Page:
Last week we suggested holiday gift ideas from northern Italy. If you didn’t get to your shopping or couldn’t find anything that fit your gift list last week, here are ideas from the heart of Italy. As with every region in Italy, you’ll find both the familiar and some surprises.
Whether you want to find something that is widely available or you’ve got limited-production wines in your shopping plan, here’s a roadmap to some of what central Italy has to offer.
All prices are suggested and represent averages; all in USD. Actual prices will vary by region/state/country, etc. as well as type of retailer.
No question here. This is where you go to live the adage “what is old is new again.” Lambrusco, the sparkling red, is made in several different subzones and comes in quite a few different styles, from pink and light to deep red and very grapey. To navigate your way through the different styles based on what you might see on a label, here are some descriptions. Lambrusco Grasparossa (di Castelvetro) is full bodied and tannic with ripe black cherry, dark plum, and sometimes almond flavors and is deep purplish-red in color. By contrast, Lambrusco di Sorbara is light bodied and high in acidity with violet aromas and flavors of red currant and delicate strawberry. Midway between the two is Lambrusco Salamino with moderate tannins and violet and rose aromas and concentrated red berry flavors. Expect to pay $18-30 for good-quality bottlings. Medeci Ermete, Cleto Chiarli, Cavicchioli and Tenuta Pederzana are all well exported. Make no mistake, these are great food wines, especially with the sorts of house-cured meats that have been trending for some time now.
If you’ve got a history buff you need to impress, look for something from the Colli Bolognesi Pignoletto DOCG ($15-25). Made from the Grechetto grape, these food-friendly wines are at the beginning of a revival. The sparkling version is incredibly good with cured meats.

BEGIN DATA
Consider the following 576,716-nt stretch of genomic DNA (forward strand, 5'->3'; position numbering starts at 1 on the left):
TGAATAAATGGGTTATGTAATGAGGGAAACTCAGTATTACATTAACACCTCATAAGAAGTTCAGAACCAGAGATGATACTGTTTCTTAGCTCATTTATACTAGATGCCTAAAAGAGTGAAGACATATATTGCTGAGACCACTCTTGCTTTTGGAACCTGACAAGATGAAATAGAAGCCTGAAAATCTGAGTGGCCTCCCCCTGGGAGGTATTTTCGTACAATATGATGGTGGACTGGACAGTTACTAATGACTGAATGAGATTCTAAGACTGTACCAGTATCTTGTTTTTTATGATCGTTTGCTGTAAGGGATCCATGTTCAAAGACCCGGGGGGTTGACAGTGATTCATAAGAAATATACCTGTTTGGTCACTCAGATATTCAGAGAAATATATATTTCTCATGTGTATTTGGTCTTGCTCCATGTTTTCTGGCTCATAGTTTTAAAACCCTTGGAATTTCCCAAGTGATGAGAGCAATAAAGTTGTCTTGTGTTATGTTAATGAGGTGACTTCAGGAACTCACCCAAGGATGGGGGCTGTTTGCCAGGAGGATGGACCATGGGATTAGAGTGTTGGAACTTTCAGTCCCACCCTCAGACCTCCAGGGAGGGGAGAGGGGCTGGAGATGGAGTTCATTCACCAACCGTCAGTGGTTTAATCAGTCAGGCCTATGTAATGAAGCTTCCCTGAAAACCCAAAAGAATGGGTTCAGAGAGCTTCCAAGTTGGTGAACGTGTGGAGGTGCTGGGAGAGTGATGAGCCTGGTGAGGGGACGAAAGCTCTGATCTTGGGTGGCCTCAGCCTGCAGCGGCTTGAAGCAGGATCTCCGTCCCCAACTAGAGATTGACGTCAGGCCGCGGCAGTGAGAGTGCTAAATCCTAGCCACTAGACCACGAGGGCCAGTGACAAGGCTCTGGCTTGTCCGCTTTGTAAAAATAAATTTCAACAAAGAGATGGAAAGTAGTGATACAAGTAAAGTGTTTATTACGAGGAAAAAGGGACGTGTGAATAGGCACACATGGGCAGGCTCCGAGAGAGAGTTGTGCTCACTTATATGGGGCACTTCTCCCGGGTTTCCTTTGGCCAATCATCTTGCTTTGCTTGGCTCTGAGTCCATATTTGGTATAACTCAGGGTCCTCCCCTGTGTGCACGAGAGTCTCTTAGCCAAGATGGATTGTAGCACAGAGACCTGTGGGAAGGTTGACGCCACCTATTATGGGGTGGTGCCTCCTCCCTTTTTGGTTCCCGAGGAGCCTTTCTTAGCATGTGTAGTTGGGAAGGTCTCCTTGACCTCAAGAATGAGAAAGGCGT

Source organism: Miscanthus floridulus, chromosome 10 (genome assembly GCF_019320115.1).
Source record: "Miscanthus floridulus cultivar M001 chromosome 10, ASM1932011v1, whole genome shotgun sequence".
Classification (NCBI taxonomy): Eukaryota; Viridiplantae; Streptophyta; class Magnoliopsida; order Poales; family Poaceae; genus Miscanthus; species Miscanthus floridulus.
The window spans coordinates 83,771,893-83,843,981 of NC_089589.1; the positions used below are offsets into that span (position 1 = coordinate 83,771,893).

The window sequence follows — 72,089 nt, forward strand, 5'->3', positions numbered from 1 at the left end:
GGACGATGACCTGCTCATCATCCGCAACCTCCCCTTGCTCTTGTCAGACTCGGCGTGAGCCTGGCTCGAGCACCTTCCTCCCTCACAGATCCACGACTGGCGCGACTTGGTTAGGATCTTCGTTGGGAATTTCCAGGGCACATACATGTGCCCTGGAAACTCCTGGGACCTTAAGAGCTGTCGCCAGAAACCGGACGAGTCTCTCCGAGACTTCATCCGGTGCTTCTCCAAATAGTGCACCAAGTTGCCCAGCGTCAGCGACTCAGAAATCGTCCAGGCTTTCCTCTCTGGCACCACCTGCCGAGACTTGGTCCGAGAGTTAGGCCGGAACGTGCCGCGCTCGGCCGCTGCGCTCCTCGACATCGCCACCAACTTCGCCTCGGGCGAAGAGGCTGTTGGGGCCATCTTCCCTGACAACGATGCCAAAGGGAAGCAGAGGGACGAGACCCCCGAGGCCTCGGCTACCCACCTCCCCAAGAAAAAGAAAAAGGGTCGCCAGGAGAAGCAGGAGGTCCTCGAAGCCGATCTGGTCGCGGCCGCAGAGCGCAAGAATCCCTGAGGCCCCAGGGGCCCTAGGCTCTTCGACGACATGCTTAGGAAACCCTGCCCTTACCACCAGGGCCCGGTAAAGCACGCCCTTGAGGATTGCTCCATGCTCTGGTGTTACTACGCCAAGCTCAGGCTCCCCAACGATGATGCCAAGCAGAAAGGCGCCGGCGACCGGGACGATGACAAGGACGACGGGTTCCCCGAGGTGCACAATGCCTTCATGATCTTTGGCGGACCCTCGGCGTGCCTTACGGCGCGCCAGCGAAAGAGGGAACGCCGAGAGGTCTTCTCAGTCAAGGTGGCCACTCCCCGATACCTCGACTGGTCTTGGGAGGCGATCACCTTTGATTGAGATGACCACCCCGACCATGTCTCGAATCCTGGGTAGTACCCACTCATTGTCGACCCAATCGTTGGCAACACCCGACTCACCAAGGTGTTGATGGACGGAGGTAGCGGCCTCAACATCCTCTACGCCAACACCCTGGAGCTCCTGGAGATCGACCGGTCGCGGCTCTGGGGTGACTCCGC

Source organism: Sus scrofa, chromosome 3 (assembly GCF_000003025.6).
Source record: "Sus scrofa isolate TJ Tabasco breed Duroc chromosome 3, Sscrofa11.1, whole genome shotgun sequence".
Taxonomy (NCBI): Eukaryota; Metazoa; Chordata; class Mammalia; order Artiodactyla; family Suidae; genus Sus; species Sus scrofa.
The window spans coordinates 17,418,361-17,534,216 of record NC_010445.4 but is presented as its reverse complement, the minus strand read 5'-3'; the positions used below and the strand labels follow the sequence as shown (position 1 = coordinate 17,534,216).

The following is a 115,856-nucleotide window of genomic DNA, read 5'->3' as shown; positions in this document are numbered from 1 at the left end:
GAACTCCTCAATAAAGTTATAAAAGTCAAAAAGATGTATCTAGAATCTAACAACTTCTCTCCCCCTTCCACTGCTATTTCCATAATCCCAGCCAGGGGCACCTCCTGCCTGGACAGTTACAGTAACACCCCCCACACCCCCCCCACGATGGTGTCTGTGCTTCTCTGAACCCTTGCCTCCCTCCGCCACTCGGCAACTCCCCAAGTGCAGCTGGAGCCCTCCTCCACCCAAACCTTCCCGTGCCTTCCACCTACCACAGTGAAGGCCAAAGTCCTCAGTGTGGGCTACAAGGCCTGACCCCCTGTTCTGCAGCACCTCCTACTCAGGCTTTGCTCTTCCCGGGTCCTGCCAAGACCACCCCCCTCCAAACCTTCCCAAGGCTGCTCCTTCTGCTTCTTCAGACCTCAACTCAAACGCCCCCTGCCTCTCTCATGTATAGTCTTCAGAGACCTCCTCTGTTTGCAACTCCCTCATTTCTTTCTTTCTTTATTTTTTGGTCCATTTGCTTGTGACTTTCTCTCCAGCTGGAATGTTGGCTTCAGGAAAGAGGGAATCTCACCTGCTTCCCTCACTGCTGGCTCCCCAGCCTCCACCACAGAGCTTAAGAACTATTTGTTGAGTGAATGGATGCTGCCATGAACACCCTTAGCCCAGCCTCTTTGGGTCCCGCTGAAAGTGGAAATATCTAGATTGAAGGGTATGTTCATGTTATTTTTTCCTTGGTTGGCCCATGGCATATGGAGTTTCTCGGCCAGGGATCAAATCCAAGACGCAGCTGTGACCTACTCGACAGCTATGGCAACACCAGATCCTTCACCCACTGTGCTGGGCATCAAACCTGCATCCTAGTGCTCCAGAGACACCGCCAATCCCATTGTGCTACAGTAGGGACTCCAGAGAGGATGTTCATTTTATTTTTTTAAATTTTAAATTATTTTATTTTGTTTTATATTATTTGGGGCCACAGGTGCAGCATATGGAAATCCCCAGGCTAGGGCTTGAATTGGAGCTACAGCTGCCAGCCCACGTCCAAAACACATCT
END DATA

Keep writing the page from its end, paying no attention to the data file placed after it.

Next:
Like Piedmont, Tuscany has lots to choose from, and the Sangiovese grape clearly rules the roost here… but there are some standout producers and wines that are widely available. If pedigree is the goal for this gift, choose a well-heeled Brunello di Montalcino ($50-150) or Chianti Classico ($25-60) or, alternatively, one of the highly sought-after red wines from Bolgheri ($60-120 on average; up to $400 for cult bottlings). If you can find one, wines from the Chianti Rufina subzone (not to be confused with the producer Ruffino) offer an elegant style. Many Tuscan producers also make wines—typically labeled “IGT Toscana”—that feature Cabernet Sauvignon and Merlot either alone or alongside Sangiovese. Although very good examples of all these wines can be found in a well-stocked supermarket, this is where you want to visit a good wine shop, to have a conversation about the style you want to present, as there are too many producers to name.
The signature grape variety here is Sagrantino and the high-end wine, Montefalco Sagrantino. This is for the person on your list who likes the biggest, boldest red on offer. While some producer’s versions are tamer than others, the general idea is that Sagrantino is a wine to lay down. Caprai, Antonelli, Paolo Bea, and Colpètrone are just a few of the names to seek out; $40-75, on up to $150 for single vineyard or commemorative bottlings.
This is one of the regions you go to for the white wine lover on your list. The Verdicchio grape is the star and is made in different incarnations—sparkling, dry, and even sweet—but choose a dry white from a good producer such as Garofoli, Bucci, or Sartarelli. Typically, the riservas are more for aging and will run around $50, but a nice non-riserva will start closer to $25. The wines are very crisp and can be complex, with flavors of almonds and even a floral note.
Just south of Marche, Abruzzo is the undisputed home of the red Montepulciano grape variety. Here it is made in to both red and rosato (pink) versions, although the rosato often shows a deep, deep pink, mimicking a red in flavor profile but offering the versatility of a rosato. The red goes by the name Montepulciano d’Abruzzo and offers dark red fruits, while the rosato is called Cerasuolo d’Abruzzo. Excellent producers of affordable ($20-40) versions of the red and rosato styles include Tiberio, Cataldi Madonna, Valle Reale, and Torre dei Beati. If you don’t mind breaking the bank, two cult producers to search (hard) for include Valentini ($250 ish) and Emidio Pepe ($75).
The treasures of Italy’s capital city, Rome, are the focus in Lazio more than any wine region, but the once-renowned wines of Lazio are slowly making a comeback. Choose a wine from the little-known variety Cesanese for the romantic on your list and savor the history (legend has it, Roman emperors favored it). Red fruits predominate, but right up there is a full range of sensory offerings including roses juxtaposed with spices like cinnamon and pepper. Well-balanced and fairly priced ($16-25), look for Casale del Giglio, Damiano, or Casale della Ioria. If it must be white from Lazio, look for something made from the Bellone grape for a unique gift.
If you cannot get your shopping in this week, we’ll post some gift ideas from southern Italy next week! At that point, you’ll need to decide…